This comes in the context of other Vatican shenanigans. The Vatican is now in the midst of an “investigation” of American religious women, who after making decisive contributions to the cultural and economic development of Catholics in the United States, are now aging and dwindling in numbers.
There are not a few of us Catholics who smell a clerical rat. I suspect that the true motivation for this investigation of American Catholic sisters is not to fathom the decline of religious life in American society. On the contrary, the Vatican seems to more likely to positioning themselves to pick the carcass of the sisters, who have limited but substantial financial and property holdings, in these days of diminishing and depleted church treasuries.
I’m sorry, but I can’t think of any other motive for the clerics but power and greed. They want to be the beneficiaries when these American nuns are no longer able to offer any dissent, or cause trouble by educating the Catholic masses about their individual dignity and independent moral conscience – not highly valued principle by our Vatican clerical overlords.
Let those who want to cling to Roman ways and traditions, continue to do so. I have to admit that I consider this choice a dead-end. The signs of the times are all around us, and have been for a long time: The clerical dominated Catholic Church is passing away.
The child sexual abuse scandal ripped away any pretense of a healthy, vibrant community led by their celibate priests. Laid bare was the morally bankrupt and corrupt leadership of bishops and priests complicit in the rape and sodomy of children. The full scope of the clerics’ financial chicanery and fraud has been assiduously repressed and has yet to be fully disclosed.
In a shocking reversal of the gospel, our shepherds now aided and abetted the wolves preying on the most vulnerable of the sheep, our children. The betrayal, the shame, the humiliation will be with Catholics for many, many decades.
Millions of Americans no longer are even willing to call themselves Catholic, let alone attend or even associate with the church. Priests, most of whom are our friends and confessors, are dying off with fewer and fewer quality replacements. Parishes and schools are being sold off, many times to easy the financial hit from over $2 billion in settlements from the sex abuse scandal.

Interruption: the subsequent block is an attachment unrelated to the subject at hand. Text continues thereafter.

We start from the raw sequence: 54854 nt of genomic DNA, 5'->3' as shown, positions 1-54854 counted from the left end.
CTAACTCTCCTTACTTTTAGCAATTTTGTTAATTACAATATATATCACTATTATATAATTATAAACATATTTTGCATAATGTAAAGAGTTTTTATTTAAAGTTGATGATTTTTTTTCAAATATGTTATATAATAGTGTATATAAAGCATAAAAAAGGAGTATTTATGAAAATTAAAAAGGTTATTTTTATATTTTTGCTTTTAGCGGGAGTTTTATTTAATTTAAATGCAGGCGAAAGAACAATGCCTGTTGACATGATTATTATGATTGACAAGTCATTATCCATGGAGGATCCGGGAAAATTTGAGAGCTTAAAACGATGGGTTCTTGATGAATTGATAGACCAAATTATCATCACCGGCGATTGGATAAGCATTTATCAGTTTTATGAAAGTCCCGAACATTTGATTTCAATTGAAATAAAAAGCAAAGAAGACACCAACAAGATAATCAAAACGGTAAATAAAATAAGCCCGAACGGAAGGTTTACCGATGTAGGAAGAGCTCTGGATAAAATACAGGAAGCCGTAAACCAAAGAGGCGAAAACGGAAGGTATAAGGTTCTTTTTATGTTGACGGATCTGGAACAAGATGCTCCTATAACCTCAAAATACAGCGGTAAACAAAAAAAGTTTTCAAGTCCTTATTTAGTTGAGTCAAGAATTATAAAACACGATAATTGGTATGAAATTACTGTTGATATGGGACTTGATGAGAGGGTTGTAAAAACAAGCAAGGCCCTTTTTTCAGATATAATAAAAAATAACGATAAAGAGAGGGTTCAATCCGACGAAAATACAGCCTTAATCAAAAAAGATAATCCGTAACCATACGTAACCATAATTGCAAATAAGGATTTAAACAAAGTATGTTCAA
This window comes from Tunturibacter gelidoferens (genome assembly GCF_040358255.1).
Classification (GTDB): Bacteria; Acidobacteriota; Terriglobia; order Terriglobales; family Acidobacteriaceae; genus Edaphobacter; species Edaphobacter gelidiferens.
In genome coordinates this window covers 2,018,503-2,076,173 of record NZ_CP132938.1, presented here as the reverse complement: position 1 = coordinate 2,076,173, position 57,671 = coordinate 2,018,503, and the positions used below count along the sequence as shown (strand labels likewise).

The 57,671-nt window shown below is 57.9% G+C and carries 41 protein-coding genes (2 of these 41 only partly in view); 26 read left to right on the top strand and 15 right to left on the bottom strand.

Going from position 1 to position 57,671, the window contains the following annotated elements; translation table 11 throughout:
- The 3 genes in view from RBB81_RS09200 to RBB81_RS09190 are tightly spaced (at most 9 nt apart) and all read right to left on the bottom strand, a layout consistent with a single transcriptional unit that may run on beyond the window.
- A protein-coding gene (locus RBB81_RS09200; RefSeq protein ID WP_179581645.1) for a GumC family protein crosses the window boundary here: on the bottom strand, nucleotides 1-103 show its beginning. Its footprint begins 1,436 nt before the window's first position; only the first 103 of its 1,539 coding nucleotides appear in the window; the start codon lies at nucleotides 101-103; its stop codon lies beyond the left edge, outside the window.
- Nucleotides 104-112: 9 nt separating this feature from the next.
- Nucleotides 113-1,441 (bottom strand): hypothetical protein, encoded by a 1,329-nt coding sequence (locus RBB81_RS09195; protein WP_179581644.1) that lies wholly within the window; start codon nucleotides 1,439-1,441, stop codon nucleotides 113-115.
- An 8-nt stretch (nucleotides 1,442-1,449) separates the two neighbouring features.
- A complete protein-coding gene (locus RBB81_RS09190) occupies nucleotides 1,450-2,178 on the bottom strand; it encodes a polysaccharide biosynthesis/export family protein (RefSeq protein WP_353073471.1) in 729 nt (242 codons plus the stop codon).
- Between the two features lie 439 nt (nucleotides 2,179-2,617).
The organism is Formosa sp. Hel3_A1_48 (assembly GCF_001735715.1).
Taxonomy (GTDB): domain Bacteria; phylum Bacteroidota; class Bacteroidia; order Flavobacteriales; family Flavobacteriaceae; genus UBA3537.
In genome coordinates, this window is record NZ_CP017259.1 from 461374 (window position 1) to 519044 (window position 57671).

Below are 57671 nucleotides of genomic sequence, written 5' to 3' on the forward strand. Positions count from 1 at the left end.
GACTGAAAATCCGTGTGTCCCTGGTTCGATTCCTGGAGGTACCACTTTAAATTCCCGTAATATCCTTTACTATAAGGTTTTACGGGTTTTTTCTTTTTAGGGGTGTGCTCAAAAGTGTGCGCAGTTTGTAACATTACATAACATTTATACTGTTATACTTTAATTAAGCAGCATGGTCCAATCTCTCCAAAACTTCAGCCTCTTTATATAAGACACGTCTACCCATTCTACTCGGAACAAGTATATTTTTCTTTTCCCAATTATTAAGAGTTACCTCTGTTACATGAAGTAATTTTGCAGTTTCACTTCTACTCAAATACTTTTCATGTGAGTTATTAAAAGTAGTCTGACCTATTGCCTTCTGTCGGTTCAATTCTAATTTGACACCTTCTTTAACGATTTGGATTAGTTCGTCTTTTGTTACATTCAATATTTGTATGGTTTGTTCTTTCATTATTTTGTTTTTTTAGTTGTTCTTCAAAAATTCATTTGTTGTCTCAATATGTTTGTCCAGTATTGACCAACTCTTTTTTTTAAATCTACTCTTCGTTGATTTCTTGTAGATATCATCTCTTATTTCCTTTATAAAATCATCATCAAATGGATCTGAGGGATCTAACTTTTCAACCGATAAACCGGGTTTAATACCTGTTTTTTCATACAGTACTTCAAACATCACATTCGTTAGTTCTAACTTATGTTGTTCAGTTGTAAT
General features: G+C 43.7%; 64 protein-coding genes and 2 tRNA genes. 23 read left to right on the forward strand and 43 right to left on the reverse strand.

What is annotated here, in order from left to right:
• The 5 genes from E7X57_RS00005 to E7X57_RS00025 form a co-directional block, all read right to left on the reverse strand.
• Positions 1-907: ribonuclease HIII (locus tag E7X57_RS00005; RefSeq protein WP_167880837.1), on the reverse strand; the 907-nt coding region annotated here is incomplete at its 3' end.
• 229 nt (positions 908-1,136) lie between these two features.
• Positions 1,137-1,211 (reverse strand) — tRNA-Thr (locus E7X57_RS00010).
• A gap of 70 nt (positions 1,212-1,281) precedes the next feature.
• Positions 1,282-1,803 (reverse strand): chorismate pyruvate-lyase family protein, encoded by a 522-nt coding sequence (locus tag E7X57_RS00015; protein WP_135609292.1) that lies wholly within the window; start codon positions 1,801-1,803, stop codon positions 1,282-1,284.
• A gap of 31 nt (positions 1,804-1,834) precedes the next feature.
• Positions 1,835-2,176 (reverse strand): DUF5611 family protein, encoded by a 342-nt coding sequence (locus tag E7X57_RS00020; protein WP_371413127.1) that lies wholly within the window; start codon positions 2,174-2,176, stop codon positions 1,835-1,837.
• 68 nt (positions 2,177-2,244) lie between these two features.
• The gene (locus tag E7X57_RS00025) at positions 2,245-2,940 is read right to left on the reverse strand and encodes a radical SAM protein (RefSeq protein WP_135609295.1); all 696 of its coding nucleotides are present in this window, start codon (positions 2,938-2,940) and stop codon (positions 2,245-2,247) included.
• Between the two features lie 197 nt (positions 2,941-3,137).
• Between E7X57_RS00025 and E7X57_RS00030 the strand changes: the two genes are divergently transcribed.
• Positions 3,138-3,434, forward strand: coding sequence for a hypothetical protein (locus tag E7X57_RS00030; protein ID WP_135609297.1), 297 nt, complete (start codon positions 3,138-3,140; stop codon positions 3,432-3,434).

The appropriate response of American Catholics, who seek a reformed and renewed Christian community, rooted in our own cultural and historical traditions, should be to declare our American Catholic Independence.
We American Catholics should throw off “Old World,” Vatican religious and spiritual hegemony. Like the ancient Eastern or Oriental rites of the church, we should establish our own American Catholic Rite and be done with it.
The Roman rite can remain a home for those who still cling to that clerical worldview. An all male celibate, hierarchical priesthood will most likely continue. The church over the centuries has always managed to suffer on and endure. The Vatican and pope could still function as a unifying force for Christianity maybe without the stifling need for absolute control. But this time, just maybe, in a more humble manifestation.
This new rite would reflect American democratic traditions and individual freedoms, our unique indigenous culture. The new American rite could be a church where the PEOPLE DECIDE about our liturgy and prayer, how we manage and administer our resources, whom we ordain, how we designate our leadership. Anything less, it shouldn’t survive.
The American rite will only give expression to a distinct cultural identity and spiritual integrity. It will be uniquely suited to pass on in the American cultural context the values of the gospel, the practice of the Beatitudes and corporal works of mercy, the singular vision of Jesus as the Prince of Peace.
Taking a page out of the Vatican playbook, American Catholics should ask the Episcopalians for help and assistance in establishing and organizing our new rite. Most American Catholics would be surprised to learn how much the Episcopalians, while not perfect, already model the church we seek. We will need guidance in forming our governance, selecting men and women for our priesthood, and establishing a new pastoral identity.
I am presuming that the Roman church will not be very generous in sharing the resources and infrastructure of the present American church with this new endeavor of a new American rite. With some striking out to find their own way, the clerics most likely will be hurt and feel abandoned especially when so many indicators foretell a bleak future.
Yet, we will need places to meet for worship and prayer, places to educate and form our children. American Catholics, if we are to survive let alone endure, will have to begin from scratch.
Like the traveler in Frost’s poem, American Catholics have a decision which path to pursue: Do we stay with the Romans stuck in an alienating reality? Or, do we strike out on our own fulfilling the best promise of Vatican II.
An inexorable evolution toward a Peoples’ Church has already begun. The evidence has been with us for a very long time. It may take us decades, whole lifetimes, but we must begin this journey now. We must help this new Light burn brighter. Frost’s ending stanza can only give us hope:
I shall be telling this with a sigh
Somewhere ages and ages hence:
Two roads diverged in a wood, and I –
I took the one less traveled by,
And that has made all the difference.